When you think you have found stinging nettles, there are ways to make sure you have indeed found this nutritious friend, and not a lookalike. The most straightforward (and courageous!) way to identify stinging nettles is... to touch them. If you brush them against your arm or leg and don't feel anything, you probably found another plant species.

Another way to identify stinging nettle, is to inspect the plant visually. Look if you see small hairs on the stems and leaves of the plant. The stem will be square and hollow, and will have opposite leaves that are shaped like an oblong heart. These will have sharply toothed edges. A more mature plant will also have clusters of tiny flowers that hang down the stems like catkins. Stinging nettle has some non-toxic and sting-free lookalikes that include wood nettle (Laportea canadensis), purple dead nettle (Lamium purpureum), slender nettle (Uritica gracilis) and Clearweed (Pilea pumila). It's good to always consult quality guidebooks or experts if you are in doubt to ensure proper identification.


When you have found stinging nettles, look for tender young plants. Harvest the nettles by only cutting off the top with 4-6 leaves of some of the plants, and leave the rest. Whether with nettles or anything else in nature, it’s important to walk softly on the Earth and to forage with care. We are guests and receivers of gifts from wild lands and forests, so please consider how you can do this respectfully and only take what you need. Perhaps you could even offer a little gift like a few words of gratitude for what the nettles are giving you.

Stinging Nettle Soup

The sting you feel on your skin when touching a nettle is caused by thin hairs that are called trichomes. They grow on its stem and the underside of its leaves. For many people including myself, the tingling sensation only lasts for 15-30 minutes, but for others some people, it can last for up to 24 hours.

Most people harvest stinging nettles wearing gloves, and these surely make the job a lot easier! However to me, harvesting without gloves can provide an interesting and more mindful experience, where you really have to observe the plant and take your time.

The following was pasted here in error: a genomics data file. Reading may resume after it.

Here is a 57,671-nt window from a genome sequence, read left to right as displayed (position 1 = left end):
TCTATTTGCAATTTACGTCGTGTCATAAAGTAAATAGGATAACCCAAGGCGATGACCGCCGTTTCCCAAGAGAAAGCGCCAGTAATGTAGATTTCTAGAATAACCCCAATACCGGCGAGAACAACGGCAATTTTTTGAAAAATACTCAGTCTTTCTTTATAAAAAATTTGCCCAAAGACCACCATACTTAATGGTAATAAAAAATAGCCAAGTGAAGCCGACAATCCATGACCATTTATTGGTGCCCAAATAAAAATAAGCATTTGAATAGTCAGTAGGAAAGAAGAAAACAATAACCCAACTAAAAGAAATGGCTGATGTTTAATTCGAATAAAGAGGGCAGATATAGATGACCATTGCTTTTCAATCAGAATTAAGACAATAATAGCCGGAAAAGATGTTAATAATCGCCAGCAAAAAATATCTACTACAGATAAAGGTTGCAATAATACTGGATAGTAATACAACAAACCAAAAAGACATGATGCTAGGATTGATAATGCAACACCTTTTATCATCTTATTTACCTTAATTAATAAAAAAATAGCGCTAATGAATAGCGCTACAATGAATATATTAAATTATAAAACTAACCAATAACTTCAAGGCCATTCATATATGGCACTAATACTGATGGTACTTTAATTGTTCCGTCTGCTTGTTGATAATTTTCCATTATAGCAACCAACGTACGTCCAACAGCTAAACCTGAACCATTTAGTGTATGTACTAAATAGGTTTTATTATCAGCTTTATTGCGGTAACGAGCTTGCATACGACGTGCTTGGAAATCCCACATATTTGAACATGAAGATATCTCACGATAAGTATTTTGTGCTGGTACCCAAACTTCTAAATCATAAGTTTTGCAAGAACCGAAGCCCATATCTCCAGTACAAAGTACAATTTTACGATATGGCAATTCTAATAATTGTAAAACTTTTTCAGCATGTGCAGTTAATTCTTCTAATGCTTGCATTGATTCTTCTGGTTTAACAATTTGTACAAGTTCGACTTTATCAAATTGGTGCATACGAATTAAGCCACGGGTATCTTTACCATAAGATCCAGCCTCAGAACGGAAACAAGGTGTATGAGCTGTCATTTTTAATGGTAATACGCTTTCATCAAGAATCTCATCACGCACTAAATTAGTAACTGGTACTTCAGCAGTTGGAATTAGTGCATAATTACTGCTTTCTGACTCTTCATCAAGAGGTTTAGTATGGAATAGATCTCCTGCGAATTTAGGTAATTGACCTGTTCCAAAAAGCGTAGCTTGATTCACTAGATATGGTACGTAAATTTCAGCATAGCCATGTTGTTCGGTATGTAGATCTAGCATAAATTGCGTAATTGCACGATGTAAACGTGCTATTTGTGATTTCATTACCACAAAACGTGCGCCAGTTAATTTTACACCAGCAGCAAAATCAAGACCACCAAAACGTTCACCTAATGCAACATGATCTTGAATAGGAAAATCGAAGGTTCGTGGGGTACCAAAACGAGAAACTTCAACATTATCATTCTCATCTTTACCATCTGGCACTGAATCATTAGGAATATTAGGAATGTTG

To harvest without gloves, when clipping, try to position your basket or bowl underneath the plant, pulling the tip of the plant over with your scissors. This way, when clipped, the tip falls directly into your basket. If you want to use only your hands, touch the plant gently and use your fingertips. Your skin is thicker here, and because of that you're less likely to feel the prickly sensation.

Stinging Nettle Soup

Of course we want to make sure there is no more sting when we eat the nettles. Luckily, this is very easy to achieve. People use different methods for this. The nettle tops can be blanched, cooked, or steamed for a few minutes until soft. When you dry the fresh plants for later use, the sting will be gone from the drying process.

Now that you have learned all about nettles, let's make some delicious soup!


You can find the ingredients and a description of the steps to make the nettle soup in the recipe card at the bottom of this page. Below there is a little little visual help to show you some of the steps.


Disclaimer: Every year there are some people that are poisoned or experience other negative health effects from eating inedible wild plants or mushrooms that resemble edible species. For this reason it's essential to ensure proper species identification and to consult multiple quality sources for doing this. It's also important to always check and follow all local foraging regulations before you harvest anything in nature.